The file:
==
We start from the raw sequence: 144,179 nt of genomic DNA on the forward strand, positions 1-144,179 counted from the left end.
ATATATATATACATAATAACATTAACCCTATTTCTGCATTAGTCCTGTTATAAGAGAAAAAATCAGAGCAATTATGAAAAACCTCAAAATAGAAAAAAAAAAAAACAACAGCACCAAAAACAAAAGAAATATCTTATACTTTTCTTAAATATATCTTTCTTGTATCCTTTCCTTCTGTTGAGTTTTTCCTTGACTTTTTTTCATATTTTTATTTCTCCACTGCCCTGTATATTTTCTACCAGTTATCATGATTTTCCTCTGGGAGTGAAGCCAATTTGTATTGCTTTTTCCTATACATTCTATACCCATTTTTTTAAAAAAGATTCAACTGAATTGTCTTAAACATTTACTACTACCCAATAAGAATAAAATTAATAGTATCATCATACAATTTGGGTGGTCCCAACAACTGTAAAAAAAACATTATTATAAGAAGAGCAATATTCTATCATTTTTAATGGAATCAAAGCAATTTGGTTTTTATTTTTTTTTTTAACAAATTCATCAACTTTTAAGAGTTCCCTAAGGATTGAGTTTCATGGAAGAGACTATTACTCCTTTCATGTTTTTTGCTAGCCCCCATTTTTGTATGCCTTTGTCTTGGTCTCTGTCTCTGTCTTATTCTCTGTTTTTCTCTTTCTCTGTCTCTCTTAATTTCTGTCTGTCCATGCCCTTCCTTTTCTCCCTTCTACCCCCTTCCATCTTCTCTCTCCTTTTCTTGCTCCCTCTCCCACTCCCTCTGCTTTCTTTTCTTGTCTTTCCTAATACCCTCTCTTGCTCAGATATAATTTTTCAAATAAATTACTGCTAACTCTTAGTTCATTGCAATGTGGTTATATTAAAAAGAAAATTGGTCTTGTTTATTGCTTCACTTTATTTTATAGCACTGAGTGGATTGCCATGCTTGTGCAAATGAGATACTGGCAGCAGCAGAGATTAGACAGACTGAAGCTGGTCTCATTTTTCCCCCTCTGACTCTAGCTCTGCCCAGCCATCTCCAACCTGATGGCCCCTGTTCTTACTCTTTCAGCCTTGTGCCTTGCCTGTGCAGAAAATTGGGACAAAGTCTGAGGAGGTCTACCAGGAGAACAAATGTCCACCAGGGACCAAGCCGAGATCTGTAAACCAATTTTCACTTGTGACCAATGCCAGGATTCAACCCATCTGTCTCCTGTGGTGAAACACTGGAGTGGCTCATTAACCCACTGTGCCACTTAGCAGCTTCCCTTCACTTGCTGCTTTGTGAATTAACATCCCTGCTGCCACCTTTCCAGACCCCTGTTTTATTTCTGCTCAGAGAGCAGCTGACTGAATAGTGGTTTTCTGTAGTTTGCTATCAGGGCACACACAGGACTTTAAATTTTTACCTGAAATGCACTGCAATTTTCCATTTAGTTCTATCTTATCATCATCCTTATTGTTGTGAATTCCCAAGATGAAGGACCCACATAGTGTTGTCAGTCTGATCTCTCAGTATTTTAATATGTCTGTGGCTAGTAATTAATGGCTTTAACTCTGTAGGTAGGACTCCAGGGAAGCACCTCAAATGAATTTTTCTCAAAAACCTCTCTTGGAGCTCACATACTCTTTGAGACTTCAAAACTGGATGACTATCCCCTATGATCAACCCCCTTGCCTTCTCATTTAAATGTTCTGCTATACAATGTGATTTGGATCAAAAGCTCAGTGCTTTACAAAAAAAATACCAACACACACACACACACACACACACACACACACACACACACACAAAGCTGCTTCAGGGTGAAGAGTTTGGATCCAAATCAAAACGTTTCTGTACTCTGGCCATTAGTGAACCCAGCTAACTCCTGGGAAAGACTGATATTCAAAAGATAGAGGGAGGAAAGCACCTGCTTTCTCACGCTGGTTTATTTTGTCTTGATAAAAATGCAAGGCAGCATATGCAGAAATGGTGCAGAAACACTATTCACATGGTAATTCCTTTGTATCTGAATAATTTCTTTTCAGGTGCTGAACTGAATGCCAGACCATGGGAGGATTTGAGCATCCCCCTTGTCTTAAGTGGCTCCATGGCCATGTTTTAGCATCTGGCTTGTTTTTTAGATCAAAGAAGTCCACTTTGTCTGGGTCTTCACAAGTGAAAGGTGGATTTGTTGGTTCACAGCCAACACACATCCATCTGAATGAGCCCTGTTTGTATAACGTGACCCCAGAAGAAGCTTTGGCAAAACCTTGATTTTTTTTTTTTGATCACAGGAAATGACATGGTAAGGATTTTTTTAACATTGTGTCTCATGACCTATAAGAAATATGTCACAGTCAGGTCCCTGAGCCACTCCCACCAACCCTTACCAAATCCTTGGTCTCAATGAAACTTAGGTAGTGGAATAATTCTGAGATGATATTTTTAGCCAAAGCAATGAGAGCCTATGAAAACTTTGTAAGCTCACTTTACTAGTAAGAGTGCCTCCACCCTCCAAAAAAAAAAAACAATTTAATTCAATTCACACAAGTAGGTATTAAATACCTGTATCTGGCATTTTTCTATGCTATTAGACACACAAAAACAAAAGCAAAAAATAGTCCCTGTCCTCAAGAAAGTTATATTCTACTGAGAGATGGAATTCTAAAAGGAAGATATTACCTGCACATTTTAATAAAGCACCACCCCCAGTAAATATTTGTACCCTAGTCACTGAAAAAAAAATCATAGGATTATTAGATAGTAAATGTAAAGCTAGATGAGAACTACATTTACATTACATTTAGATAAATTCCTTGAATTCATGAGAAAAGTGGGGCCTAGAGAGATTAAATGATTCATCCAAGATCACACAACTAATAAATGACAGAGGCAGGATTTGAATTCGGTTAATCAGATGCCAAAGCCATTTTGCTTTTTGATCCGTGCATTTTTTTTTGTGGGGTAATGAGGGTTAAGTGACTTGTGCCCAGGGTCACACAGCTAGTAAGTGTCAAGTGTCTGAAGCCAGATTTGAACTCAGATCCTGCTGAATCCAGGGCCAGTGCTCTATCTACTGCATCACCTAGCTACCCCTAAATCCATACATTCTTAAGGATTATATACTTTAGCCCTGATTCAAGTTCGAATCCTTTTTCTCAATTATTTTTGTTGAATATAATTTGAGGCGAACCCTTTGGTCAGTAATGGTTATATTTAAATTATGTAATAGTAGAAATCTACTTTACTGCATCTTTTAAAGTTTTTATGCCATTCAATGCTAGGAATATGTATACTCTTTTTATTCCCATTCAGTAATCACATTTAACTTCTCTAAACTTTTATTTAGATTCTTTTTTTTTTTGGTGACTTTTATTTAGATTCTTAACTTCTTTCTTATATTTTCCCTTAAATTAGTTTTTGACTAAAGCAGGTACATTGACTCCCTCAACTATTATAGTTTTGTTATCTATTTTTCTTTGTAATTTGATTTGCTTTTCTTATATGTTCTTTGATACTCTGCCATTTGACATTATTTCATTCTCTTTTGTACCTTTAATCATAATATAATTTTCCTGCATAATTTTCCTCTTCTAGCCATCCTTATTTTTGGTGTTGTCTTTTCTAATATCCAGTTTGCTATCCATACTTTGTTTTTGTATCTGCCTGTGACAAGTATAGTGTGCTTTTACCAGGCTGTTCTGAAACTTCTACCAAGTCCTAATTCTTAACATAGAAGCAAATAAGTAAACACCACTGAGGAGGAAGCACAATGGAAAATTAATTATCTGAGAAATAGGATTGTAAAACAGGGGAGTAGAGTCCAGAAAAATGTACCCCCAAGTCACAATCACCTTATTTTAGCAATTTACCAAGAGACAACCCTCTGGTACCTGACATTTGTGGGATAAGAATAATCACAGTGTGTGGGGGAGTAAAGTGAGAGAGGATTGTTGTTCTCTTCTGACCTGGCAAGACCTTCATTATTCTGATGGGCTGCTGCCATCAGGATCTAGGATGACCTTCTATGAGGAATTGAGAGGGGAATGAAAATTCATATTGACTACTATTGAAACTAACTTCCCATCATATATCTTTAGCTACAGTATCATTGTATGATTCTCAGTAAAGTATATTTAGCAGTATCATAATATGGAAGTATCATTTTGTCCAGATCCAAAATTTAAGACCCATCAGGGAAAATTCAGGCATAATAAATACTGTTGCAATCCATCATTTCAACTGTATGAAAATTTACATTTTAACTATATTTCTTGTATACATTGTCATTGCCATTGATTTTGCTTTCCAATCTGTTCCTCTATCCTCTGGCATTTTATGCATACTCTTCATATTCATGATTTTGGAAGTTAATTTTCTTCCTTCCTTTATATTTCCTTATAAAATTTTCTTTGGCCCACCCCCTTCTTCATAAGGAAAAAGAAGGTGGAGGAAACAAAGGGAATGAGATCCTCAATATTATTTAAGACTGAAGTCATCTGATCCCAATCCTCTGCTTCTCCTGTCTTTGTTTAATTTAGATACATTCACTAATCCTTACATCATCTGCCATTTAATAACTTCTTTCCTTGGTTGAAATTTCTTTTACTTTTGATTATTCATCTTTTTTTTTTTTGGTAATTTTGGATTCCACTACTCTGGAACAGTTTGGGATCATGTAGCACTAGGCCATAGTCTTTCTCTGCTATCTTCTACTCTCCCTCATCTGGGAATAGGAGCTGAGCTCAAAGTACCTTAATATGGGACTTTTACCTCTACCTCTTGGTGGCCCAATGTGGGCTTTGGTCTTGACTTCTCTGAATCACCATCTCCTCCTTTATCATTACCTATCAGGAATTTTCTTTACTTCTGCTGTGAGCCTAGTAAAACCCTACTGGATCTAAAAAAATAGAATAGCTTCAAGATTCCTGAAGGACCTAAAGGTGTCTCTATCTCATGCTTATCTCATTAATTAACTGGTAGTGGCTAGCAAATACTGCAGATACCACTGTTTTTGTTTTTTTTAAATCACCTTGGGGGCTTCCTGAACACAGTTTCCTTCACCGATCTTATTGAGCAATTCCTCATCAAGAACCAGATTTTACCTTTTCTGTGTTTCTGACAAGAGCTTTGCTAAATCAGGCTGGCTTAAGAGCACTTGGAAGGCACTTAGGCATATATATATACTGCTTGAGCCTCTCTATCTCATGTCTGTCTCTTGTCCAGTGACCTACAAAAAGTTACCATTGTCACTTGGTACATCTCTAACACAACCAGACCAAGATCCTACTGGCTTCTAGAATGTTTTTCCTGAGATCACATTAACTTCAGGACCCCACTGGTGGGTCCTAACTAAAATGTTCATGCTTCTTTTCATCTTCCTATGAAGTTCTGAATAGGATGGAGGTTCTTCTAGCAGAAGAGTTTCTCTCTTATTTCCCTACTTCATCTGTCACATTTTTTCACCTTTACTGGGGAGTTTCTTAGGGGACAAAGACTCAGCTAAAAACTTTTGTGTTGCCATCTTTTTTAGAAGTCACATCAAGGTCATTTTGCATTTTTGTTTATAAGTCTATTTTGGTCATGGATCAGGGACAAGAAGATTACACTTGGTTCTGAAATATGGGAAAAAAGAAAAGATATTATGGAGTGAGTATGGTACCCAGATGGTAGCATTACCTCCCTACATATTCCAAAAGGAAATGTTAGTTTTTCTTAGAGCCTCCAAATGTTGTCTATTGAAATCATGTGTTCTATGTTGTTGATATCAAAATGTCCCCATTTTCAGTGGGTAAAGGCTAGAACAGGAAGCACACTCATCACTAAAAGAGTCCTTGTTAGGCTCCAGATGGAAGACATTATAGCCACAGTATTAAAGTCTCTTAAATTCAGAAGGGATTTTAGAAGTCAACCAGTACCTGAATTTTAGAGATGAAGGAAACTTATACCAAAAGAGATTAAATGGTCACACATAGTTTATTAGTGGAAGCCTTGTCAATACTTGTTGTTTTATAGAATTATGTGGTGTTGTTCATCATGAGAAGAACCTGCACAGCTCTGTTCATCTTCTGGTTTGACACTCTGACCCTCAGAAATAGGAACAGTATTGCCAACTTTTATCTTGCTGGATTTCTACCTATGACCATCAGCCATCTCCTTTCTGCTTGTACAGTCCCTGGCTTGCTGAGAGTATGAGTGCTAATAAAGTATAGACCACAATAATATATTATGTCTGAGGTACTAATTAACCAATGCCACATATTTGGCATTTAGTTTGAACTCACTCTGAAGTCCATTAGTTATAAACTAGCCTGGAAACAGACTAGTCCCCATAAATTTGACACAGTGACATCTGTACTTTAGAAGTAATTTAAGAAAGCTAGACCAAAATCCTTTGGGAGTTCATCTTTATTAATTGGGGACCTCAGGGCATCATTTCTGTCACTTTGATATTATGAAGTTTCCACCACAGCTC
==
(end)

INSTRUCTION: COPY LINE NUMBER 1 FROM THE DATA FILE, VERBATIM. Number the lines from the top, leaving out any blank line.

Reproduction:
We start from the raw sequence: 144,179 nt of genomic DNA on the forward strand, positions 1-144,179 counted from the left end.